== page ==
Legendary Designers We Love: Mario Buatta
Affectionately known as the “Prince of Chintz”, the legendary Mario Buatta is credited with creating the so-called “American English Country House style”. He was known for an eccentric, outsized personality, which flowed into his exuberantly colorful interiors, and “when the decorator was in top form, few could resist his madcap charm”.1
Buatta would show up to fancy parties in a fake wig and eyeglasses 50 times too big and was a well-known prankster. A Mario Buatta room overflowed with color, patterns, especially his beloved Lee Jofa floral chintzes, lacquered walls, and antiques and collected items. He felt that rooms should develop over time, adding bits and pieces to create a perfect whole. He felt interiors lacking collected pieces of the home owners and the patina of antiques had no soul.
Photo: Architectural Digest
A native New Yorker, Mario Buatta was born on Staten Island and studied architecture briefly at Wagner College and Cooper Union, later studying design at Pratt Institute, Columbia University, and Parsons School of Design.2
After brief stints with the department store B. Altman and Company and the decorator Elisabeth Draper, he opened this own design business in 1963. A year later during a trip to London, he met the decorator John Fowler, of Colefax & Fowler. The encounter was incredibly influential on Buatta’s work. Fowler’s innate taste, sense of color, and knowledge of historic interiors embodied Buatta’s ideal of eclectic, colorful, collected interior design. Upon his return to the States, Buatta was inspired to bring the English country house look to the US, but he “adapted the concept to suit the apartment living of New York. He saturated walls in colour and chose flowered fabrics and ceramics that were suggestive of gardens and parks. ‘It was a dream of England,’ says decorator Nicky Haslam.3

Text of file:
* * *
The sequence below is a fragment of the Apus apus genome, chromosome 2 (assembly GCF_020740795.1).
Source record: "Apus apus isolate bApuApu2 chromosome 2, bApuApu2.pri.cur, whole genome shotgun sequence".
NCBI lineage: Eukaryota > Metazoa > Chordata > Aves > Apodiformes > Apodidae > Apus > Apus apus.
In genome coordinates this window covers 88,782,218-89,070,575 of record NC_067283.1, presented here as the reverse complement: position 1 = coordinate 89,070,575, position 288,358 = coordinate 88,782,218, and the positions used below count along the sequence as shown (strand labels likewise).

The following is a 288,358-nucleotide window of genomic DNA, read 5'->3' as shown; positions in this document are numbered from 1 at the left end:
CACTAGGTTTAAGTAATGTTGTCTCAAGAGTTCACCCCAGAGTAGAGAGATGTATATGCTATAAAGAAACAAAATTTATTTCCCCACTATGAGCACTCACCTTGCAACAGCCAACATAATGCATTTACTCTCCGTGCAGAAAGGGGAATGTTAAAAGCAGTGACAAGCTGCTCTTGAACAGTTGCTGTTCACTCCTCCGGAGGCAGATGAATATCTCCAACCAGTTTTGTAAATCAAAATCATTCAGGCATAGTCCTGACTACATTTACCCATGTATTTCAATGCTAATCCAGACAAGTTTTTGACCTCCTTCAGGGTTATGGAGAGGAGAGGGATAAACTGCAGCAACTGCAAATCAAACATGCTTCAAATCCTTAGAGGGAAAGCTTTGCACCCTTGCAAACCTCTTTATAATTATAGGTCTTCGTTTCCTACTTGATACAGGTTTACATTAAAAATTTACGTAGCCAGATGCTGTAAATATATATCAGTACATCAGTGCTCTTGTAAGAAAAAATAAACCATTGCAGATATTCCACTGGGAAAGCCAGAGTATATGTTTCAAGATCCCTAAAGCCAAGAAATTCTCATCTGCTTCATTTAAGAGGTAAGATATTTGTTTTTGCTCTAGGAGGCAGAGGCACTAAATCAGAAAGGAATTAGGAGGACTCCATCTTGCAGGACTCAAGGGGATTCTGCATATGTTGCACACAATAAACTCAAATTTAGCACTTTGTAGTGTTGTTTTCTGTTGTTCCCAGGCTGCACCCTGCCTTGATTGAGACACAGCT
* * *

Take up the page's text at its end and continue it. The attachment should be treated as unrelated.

According to design historian Emily Evans Eerdmans, Buatta did not claim to be original, but he thought of his rooms as backdrops for his clients to live their best lives, and so to those rooms he brought color, comfort and beauty, all with his trademark humor.4
Buatta made his home on the Upper East Side of Manhattan on E. 80th St in a townhouse originally owned by and still known as the George and Martha Whitney House. It was famously off-limits to guests, and Buatta seemed to prefer to live in “exotic disarray”, referring to himself, with his passionate collecting habits, as “the original hoarder” in a 2013 New York Times article.5
Over the course of five decades, Mario Buatta worked with clients including Barbara Walters, Mariah Carey, Henry Ford II, Nelson Doubleday, Malcolm Forbes, Billy Joel and Nancy Reagan. In 1988, Mario Buatta and Mark Hampton were engaged to reimagine the rooms of Blair House, the official guest house for distinguished dignitaries in Washington, diagonally across the street from the White House. They incorporated three generations of Blair family furnishings with their own eclectic Anglo-American styles. Mr. Buatta’s rooms were easily identifiable by his fondness for chintz fabric (the printed cotton fabric with a glazed finish), and “exuberant use of pillows, fringes, swags, tassels, bows and ruffles.”6
Photo: Gabby Jones
Buatta died October 15, 2018. In January of 2020, Sotheby’s hosted an auction of Buatta’s private apartment. The auction, titled “Mario Buatta: Prince of Interiors” encompassing all those items he collected over the years with such passion - Delftware, Staffordshire, masses of dog portraits (which Buatta humorously called his “ancestral paintings”), to name but a few. In Mario Buatta’s world, more is always more.
1 & 5Mason, Christopher. Remembering the Marvelous, Maddening Mario Buatta. The New York Times. October 20, 2018. Retrieved 2021-03-17
2https://en.wikipedia.org/wiki/Mario_Buatta. Wikipedia. Retrieved 2021-03-17
3 & 4Adeane, Olinda. Mario Buatta, the Marvellous Master of More. Sothebys.com. January 3, 2020. Retrieved 2021-03-17
6Nemy, Enid. https://www.nytimes.com/2018/10/16/obituaries/mario-buatta-dead.html The New York Times. October 16, 2018. Retrieved 2021-03-17.